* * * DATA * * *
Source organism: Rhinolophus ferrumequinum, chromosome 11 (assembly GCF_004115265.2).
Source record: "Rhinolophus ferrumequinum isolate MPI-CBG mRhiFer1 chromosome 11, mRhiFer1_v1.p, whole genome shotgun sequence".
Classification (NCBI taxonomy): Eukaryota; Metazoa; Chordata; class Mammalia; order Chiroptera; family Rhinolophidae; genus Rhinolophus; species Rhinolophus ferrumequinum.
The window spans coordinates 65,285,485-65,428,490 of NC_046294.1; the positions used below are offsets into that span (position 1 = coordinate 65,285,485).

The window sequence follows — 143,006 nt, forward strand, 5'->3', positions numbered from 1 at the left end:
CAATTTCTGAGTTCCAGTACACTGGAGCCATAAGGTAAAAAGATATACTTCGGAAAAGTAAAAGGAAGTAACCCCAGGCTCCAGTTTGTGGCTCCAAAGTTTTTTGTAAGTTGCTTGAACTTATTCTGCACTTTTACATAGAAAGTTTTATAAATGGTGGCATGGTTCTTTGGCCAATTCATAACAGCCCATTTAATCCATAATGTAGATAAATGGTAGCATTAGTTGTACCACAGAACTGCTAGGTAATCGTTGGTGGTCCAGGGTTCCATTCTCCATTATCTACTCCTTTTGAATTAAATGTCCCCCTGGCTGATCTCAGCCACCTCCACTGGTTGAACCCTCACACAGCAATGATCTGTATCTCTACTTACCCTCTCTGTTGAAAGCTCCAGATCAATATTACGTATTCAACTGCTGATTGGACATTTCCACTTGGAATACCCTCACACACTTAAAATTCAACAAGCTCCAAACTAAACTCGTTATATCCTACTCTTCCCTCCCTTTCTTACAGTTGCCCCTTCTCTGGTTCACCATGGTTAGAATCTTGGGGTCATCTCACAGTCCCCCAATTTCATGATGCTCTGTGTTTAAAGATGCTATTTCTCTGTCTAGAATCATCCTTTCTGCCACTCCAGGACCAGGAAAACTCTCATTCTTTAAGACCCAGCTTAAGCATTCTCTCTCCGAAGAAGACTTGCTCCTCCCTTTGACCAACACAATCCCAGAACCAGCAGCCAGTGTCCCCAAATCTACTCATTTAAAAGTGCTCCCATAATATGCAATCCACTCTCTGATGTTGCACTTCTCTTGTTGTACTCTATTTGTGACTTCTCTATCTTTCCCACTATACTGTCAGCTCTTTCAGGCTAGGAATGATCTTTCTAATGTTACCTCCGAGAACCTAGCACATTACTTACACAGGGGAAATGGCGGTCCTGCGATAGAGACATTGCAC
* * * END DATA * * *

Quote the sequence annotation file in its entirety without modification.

Source organism: Rhinolophus ferrumequinum, chromosome 11 (assembly GCF_004115265.2).
Source record: "Rhinolophus ferrumequinum isolate MPI-CBG mRhiFer1 chromosome 11, mRhiFer1_v1.p, whole genome shotgun sequence".
Classification (NCBI taxonomy): Eukaryota; Metazoa; Chordata; class Mammalia; order Chiroptera; family Rhinolophidae; genus Rhinolophus; species Rhinolophus ferrumequinum.
The window spans coordinates 65,285,485-65,428,490 of NC_046294.1; the positions used below are offsets into that span (position 1 = coordinate 65,285,485).

The window sequence follows — 143,006 nt, forward strand, 5'->3', positions numbered from 1 at the left end:
CAATTTCTGAGTTCCAGTACACTGGAGCCATAAGGTAAAAAGATATACTTCGGAAAAGTAAAAGGAAGTAACCCCAGGCTCCAGTTTGTGGCTCCAAAGTTTTTTGTAAGTTGCTTGAACTTATTCTGCACTTTTACATAGAAAGTTTTATAAATGGTGGCATGGTTCTTTGGCCAATTCATAACAGCCCATTTAATCCATAATGTAGATAAATGGTAGCATTAGTTGTACCACAGAACTGCTAGGTAATCGTTGGTGGTCCAGGGTTCCATTCTCCATTATCTACTCCTTTTGAATTAAATGTCCCCCTGGCTGATCTCAGCCACCTCCACTGGTTGAACCCTCACACAGCAATGATCTGTATCTCTACTTACCCTCTCTGTTGAAAGCTCCAGATCAATATTACGTATTCAACTGCTGATTGGACATTTCCACTTGGAATACCCTCACACACTTAAAATTCAACAAGCTCCAAACTAAACTCGTTATATCCTACTCTTCCCTCCCTTTCTTACAGTTGCCCCTTCTCTGGTTCACCATGGTTAGAATCTTGGGGTCATCTCACAGTCCCCCAATTTCATGATGCTCTGTGTTTAAAGATGCTATTTCTCTGTCTAGAATCATCCTTTCTGCCACTCCAGGACCAGGAAAACTCTCATTCTTTAAGACCCAGCTTAAGCATTCTCTCTCCGAAGAAGACTTGCTCCTCCCTTTGACCAACACAATCCCAGAACCAGCAGCCAGTGTCCCCAAATCTACTCATTTAAAAGTGCTCCCATAATATGCAATCCACTCTCTGATGTTGCACTTCTCTTGTTGTACTCTATTTGTGACTTCTCTATCTTTCCCACTATACTGTCAGCTCTTTCAGGCTAGGAATGATCTTTCTAATGTTACCTCCGAGAACCTAGCACATTACTTACACAGGGGAAATGGCGGTCCTGCGATAGAGACATTGCAC